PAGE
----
Amp-in-a-box pedals have been a regular siting on pedal boards for many years now. Recent champions of the genre such as Wampler, Menatone, Catalinbread, Carl Martin and others all offer the user a viable way to turn their amp’s humble clean channel into a vintage Fender, Marshall, Mesa, Soldano or just about any other classic amp you can name for a couple of hundred dollars or less. Some succeed better than others and the quest for the ‘most authentic’ flag is often fierce.
Germany’s Eike Hintzen launched Weehbo Effects in 2008. In the six years since Weehbo have released a dozen or so well received pedals covering nearly every flavor of Marshall as well as Dumble and generic high-gain amps. Many of them feature a ‘Dynamic’ rocker switch that facilitates internal voltage doubling for greater headroom and dynamics and nearly all offer comprehensive tone controls not found on much of the competition.
Eike has now turned his attention to Fender amps but he’s made the very welcome decision to bundle them with some classic Marshall tones as well. Enter the Plexface, a pedal that gives you two classic Fender amp tones (Blackface ’65 and Tweed ’57) on one side and two vintage Marshall tones (JTM ’59 and JMP ’87) on the other. Sensibly, each side is dubbed Blackface and Plexi respectively.
The Plexface is a four-amps-in-a-box pedal. This raises the bar significantly. You can stack the Plexi side into the Blackface side for still more combinations and it doesn’t stop there. Eike has added a ‘Pushed Mids’ mini-toggle that lets the user choose between flat mids or pushed mids, the latter driving all amp tones considerably harder in the gain, midrange and compression departments.
Further tone-shaping tools can be found inside the box. There are a number of trim pots and jumper switches which allow the user to fine tune gain and/or preset the mids for each side of the pedal. If that's not enough for you, you’ll also find the now standard Weehbo ‘Dynamic’ rocker switch (see above) for even more flexibility.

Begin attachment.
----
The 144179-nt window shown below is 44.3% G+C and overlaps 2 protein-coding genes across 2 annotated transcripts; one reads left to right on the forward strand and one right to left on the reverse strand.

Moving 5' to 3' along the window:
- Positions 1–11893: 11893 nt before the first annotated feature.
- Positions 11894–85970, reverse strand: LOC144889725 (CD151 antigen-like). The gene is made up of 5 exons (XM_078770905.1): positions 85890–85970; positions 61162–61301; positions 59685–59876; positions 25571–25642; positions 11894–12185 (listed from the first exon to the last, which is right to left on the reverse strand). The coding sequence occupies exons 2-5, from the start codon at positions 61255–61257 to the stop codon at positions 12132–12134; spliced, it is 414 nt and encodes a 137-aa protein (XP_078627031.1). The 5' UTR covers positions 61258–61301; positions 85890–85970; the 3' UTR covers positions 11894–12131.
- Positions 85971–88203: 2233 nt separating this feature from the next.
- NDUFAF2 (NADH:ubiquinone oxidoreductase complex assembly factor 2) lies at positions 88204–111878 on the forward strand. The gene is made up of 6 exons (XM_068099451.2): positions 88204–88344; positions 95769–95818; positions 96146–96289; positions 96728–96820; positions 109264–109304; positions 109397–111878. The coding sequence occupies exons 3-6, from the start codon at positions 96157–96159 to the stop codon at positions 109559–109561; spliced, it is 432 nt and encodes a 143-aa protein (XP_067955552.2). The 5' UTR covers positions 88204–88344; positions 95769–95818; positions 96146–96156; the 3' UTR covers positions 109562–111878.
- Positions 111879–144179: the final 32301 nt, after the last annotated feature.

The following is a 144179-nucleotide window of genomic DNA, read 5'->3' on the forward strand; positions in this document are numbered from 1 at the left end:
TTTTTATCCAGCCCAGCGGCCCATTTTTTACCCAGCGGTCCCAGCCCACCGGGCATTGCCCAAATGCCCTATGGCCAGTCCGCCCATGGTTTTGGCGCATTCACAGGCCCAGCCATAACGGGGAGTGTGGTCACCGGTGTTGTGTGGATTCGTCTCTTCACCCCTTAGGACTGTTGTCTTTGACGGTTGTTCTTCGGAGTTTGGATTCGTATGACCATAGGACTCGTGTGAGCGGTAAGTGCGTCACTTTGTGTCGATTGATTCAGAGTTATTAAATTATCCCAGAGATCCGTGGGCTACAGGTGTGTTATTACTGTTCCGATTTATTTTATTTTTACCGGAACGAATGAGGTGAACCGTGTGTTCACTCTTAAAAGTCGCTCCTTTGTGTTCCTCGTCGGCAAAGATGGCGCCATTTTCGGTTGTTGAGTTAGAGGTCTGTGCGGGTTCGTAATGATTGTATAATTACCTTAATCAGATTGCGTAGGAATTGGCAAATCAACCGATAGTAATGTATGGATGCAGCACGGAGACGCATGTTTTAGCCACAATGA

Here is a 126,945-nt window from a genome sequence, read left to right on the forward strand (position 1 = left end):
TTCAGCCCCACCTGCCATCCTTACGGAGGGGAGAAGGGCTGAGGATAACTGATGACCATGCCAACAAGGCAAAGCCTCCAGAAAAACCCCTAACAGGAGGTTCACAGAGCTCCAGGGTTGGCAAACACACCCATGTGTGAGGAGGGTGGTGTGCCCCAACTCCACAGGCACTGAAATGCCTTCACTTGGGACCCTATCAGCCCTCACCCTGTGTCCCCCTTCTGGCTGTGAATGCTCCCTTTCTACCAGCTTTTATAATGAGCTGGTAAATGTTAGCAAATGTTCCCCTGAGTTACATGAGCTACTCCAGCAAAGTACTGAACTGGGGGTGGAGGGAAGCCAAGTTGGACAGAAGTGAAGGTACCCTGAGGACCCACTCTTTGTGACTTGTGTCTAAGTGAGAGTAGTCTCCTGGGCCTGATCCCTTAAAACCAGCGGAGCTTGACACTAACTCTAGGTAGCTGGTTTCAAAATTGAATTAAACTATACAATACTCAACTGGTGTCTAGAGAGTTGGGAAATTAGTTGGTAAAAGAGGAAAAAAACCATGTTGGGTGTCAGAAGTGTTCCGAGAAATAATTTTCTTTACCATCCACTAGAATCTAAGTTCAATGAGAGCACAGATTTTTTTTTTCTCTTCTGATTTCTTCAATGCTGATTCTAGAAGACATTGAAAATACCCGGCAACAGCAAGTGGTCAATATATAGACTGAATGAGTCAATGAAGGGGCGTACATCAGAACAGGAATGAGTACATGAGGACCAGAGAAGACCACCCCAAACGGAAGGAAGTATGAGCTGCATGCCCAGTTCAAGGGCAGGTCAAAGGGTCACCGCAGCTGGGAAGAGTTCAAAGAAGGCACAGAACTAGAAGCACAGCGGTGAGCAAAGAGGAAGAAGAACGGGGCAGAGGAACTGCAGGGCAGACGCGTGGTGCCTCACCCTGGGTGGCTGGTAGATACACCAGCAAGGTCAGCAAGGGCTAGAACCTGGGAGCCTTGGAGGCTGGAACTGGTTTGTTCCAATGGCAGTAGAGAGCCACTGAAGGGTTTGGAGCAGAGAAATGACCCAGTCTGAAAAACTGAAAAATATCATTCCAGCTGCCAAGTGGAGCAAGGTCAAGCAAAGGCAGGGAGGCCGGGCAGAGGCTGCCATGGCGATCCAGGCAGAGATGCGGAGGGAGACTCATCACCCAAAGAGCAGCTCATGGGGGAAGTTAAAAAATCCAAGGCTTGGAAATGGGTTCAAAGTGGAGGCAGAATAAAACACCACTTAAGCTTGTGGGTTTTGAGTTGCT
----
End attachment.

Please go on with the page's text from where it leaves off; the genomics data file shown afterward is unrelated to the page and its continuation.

All of these features would be meaningless if the pedal didn’t deliver the required goods sonically. I’m pleased to say that it does in most regards. As a basis for my tests I used a Laney VH-100R’s clean channel along with a Strat, Tele and SG.
Beginning with the Blackface ’65 setting I found a classic Twin tone that just nudged the breakup point with all of that side’s controls (Volume, Treble and Bass) set around the noon mark. Players who have experienced classic Fender amps should recognize this sound immediately. It’s the clean singing voice of a mid 60’s Twin in full flight. The tone controls work much the same way as they would on the real thing with the sweet spot being mid-way, similar to the often-used ‘straight-six’ setting (all tone controls set at 6 as a starting point) on the actual amp itself. Reducing or increasing the Volume results not just in a change in loudness but in saturation as well.
Switch the Blackface side into ’57 mode and you’ll be rewarded with the great low-level crunch and accentuated mids that that particular breed of Tweed is renowned for. Keef rhythm tones abound or use it for dirty barroom blues heaven. Switch the pushed-mids toggle in and enjoy mid-rich classic rock tones. This mode just wants to rock and is hard to switch off.
The Plexi side offers two flavors of the classic British sound: ‘59’ (JTM) and ‘87’ (JMP). Both modes do a great impersonation of the amps they pay homage to although in a limited way. The JTM mode delivers a great cranked Bluesbreaker or similar Marshall of that vintage and does it very well. It’s both rich and dynamic and even more so if the ‘Dynamic’ rocker is in its 18V position. The JTM mode excels at medium-gain sounds in my opinion, as does the JMP flavored ‘87’ mode. The ‘87’ possesses less of a vintage vibe and more of a hotter 80’s crunch. Perfect for hair metal musings and classic rock crunch.
I did find that the Plexi side, no matter what guitar I tried it with, was not great at clean tones (as, for instance, a real JTM can be and even the dedicated Weehbo JTM pedal) and both went into a little too much compression when the Drive control was cranked. To be frank, I think both of the Plexi modes excel in their respective medium-gain settings (about noon for the Drive control) but may leave some a little cold when searching for clean or higher gain tones. In other words, I feel that the Blackface side is slightly more convincing in the authenticity department.
There is no doubt that the Plexface offers outstanding value for money when sized up against much of the competition. It’s feature set and range of amps on offer is indisputable. However, if you’re after broad ranged (read: Gain) Marshall tones, you may find some of their dedicated pedals more to your liking. The Fender tones, however, are killers.
What we like: Four classic amp tones; inner adjustment options; abundant outer adjustment options; Dynamic switch; ability to stack Plexi side into Blackface side.